Manhattan Vision Screening and Follow-Up Study in Vulnerable Populations: 1-Month Feasibility Results

Curr Eye Res. 2021 Oct;46(10):1597-1604. doi: 10.1080/02713683.2021.1905000. Epub 2021 Apr 19.

Abstract

Purpose/Aim: In the United States, high rates of vision impairment and eye disease disproportionately impact those who lack access to eye care, specifically vulnerable populations. The objective of our study was to test instruments, implement protocols, and collect preliminary data for a larger 5-year study, which aims to improve detection of eye diseases and follow-up eye care in vulnerable populations using community health workers (CHW) and patient navigators. In the study, trained CHWs conducted vision screening and patient navigators scheduled on-site eye exams and arranged appointments for those referred to ophthalmology to improve adherence to follow-up eye care.Materials and Methods: Eligible individuals age 40-and-older were recruited from the Riverstone Senior Center in Upper Manhattan, New York City. Participants underwent on-site vision screening (visual acuity with correction, intraocular pressure measurements, and fundus photography). Individuals who failed the vision screening were scheduled with an on-site optometrist for an eye exam; those with ocular pathologies were referred to an ophthalmologist. Participants were also administered the National Eye Institute Visual Function Questionnaire-8 (NEI-VFQ-8) and Stopping Elderly Accidents, Deaths, and Injuries (STEADI) test by community health workers.Results:Participants (n = 42) were predominantly older adults, with a mean age of 70.0 ± 9.8, female (61.9%), and Hispanic (78.6%). Most individuals (78.6%, n = 33) failed vision screening. Of those who failed, 84.8% (n = 28) attended the on-site eye exam with the optometrist. Ocular diagnoses: refractive error 13/28 (46.4%), glaucoma/glaucoma suspect 9/28 (32.1%), cataract 7/28 (25.0%), retina abnormalities 6/28 (21.4%); 13 people required eyeglasses.Conclusion: This study demonstrates the feasibility of using CHWs and patient navigators for reducing barriers to vision screening and optometrist-based eye exams in vulnerable populations, ultimately improving early detection of eye disease and linking individuals to additional eye care appointments. The full five-year study aims to further examine these outcomes.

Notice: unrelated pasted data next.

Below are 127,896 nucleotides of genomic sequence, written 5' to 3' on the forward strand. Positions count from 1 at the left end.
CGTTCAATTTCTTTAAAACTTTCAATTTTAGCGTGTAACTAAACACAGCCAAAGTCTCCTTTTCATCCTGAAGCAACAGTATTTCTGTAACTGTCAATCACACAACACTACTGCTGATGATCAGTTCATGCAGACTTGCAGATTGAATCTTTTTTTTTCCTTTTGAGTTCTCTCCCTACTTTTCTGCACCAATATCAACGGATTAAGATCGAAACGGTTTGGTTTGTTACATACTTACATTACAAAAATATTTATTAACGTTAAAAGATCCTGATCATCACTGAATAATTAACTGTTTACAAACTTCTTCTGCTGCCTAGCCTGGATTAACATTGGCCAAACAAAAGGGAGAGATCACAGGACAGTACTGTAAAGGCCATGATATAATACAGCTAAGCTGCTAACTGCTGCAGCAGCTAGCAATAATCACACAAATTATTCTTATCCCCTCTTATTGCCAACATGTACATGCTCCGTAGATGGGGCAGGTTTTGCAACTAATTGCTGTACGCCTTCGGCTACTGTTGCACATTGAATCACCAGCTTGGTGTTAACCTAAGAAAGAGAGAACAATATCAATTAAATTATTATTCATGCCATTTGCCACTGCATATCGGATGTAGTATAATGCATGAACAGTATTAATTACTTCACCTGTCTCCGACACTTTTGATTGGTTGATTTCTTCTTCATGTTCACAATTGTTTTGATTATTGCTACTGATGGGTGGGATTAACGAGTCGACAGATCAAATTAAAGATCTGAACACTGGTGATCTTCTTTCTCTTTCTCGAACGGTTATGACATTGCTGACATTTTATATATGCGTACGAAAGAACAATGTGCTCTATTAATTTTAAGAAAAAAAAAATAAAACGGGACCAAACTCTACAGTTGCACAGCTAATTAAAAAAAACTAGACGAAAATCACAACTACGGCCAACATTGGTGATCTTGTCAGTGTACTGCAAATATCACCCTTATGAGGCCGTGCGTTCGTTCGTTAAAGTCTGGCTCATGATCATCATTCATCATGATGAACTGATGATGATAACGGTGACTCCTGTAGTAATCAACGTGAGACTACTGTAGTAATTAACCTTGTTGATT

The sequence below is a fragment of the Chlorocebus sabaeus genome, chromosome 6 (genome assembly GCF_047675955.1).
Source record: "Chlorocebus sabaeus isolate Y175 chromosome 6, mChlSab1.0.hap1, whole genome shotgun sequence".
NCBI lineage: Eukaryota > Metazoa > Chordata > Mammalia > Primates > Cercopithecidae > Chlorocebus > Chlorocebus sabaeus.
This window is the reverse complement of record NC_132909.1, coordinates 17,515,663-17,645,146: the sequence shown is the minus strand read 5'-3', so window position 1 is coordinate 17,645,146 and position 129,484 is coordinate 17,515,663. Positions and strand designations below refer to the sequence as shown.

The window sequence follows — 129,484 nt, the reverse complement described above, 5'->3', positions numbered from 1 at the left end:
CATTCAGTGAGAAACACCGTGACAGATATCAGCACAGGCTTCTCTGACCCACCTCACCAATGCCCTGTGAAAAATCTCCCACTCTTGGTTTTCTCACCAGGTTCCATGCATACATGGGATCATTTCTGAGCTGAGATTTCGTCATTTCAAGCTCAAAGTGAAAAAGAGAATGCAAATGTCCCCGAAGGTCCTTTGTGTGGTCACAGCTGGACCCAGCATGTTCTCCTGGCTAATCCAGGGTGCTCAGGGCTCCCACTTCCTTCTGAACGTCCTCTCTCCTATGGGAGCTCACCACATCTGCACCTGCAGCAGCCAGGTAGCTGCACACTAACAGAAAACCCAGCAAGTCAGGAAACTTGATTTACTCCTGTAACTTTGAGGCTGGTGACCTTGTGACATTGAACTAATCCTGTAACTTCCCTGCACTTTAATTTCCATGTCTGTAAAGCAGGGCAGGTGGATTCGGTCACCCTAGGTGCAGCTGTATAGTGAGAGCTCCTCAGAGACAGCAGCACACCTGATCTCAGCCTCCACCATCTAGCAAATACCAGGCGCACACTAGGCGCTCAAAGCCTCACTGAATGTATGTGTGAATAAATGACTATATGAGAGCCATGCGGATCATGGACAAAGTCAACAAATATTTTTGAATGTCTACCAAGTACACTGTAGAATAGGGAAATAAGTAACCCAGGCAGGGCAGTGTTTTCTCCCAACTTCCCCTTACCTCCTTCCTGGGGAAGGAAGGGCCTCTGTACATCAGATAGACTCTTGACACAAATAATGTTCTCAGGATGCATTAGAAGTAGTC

Keywords: Glaucoma detection; access to eye care; community-based; vision screening; vulnerable populations.